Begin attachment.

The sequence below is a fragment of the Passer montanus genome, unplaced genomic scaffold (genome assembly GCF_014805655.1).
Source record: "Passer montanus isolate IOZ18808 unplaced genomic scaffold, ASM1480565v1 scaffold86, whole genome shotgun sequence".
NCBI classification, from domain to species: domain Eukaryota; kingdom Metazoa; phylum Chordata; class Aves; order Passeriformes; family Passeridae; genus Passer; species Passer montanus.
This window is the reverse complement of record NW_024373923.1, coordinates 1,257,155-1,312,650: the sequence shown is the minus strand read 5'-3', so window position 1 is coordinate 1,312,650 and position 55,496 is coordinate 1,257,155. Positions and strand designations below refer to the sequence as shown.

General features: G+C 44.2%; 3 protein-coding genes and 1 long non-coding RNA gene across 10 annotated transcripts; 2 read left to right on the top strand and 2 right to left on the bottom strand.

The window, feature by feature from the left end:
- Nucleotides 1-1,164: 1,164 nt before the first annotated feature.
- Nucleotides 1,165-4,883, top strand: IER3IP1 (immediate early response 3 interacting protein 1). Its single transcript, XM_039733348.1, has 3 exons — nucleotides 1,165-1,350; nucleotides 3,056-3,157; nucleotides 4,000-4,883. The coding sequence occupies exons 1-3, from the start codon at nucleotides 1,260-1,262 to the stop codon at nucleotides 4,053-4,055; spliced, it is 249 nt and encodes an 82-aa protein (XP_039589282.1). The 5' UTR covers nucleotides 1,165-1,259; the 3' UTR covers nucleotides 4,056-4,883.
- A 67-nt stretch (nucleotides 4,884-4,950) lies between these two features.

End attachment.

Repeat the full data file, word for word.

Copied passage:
The sequence below is a fragment of the Passer montanus genome, unplaced genomic scaffold (genome assembly GCF_014805655.1).
Source record: "Passer montanus isolate IOZ18808 unplaced genomic scaffold, ASM1480565v1 scaffold86, whole genome shotgun sequence".
NCBI classification, from domain to species: domain Eukaryota; kingdom Metazoa; phylum Chordata; class Aves; order Passeriformes; family Passeridae; genus Passer; species Passer montanus.
This window is the reverse complement of record NW_024373923.1, coordinates 1,257,155-1,312,650: the sequence shown is the minus strand read 5'-3', so window position 1 is coordinate 1,312,650 and position 55,496 is coordinate 1,257,155. Positions and strand designations below refer to the sequence as shown.

General features: G+C 44.2%; 3 protein-coding genes and 1 long non-coding RNA gene across 10 annotated transcripts; 2 read left to right on the top strand and 2 right to left on the bottom strand.

The window, feature by feature from the left end:
- Nucleotides 1-1,164: 1,164 nt before the first annotated feature.
- Nucleotides 1,165-4,883, top strand: IER3IP1 (immediate early response 3 interacting protein 1). Its single transcript, XM_039733348.1, has 3 exons — nucleotides 1,165-1,350; nucleotides 3,056-3,157; nucleotides 4,000-4,883. The coding sequence occupies exons 1-3, from the start codon at nucleotides 1,260-1,262 to the stop codon at nucleotides 4,053-4,055; spliced, it is 249 nt and encodes an 82-aa protein (XP_039589282.1). The 5' UTR covers nucleotides 1,165-1,259; the 3' UTR covers nucleotides 4,056-4,883.
- A 67-nt stretch (nucleotides 4,884-4,950) lies between these two features.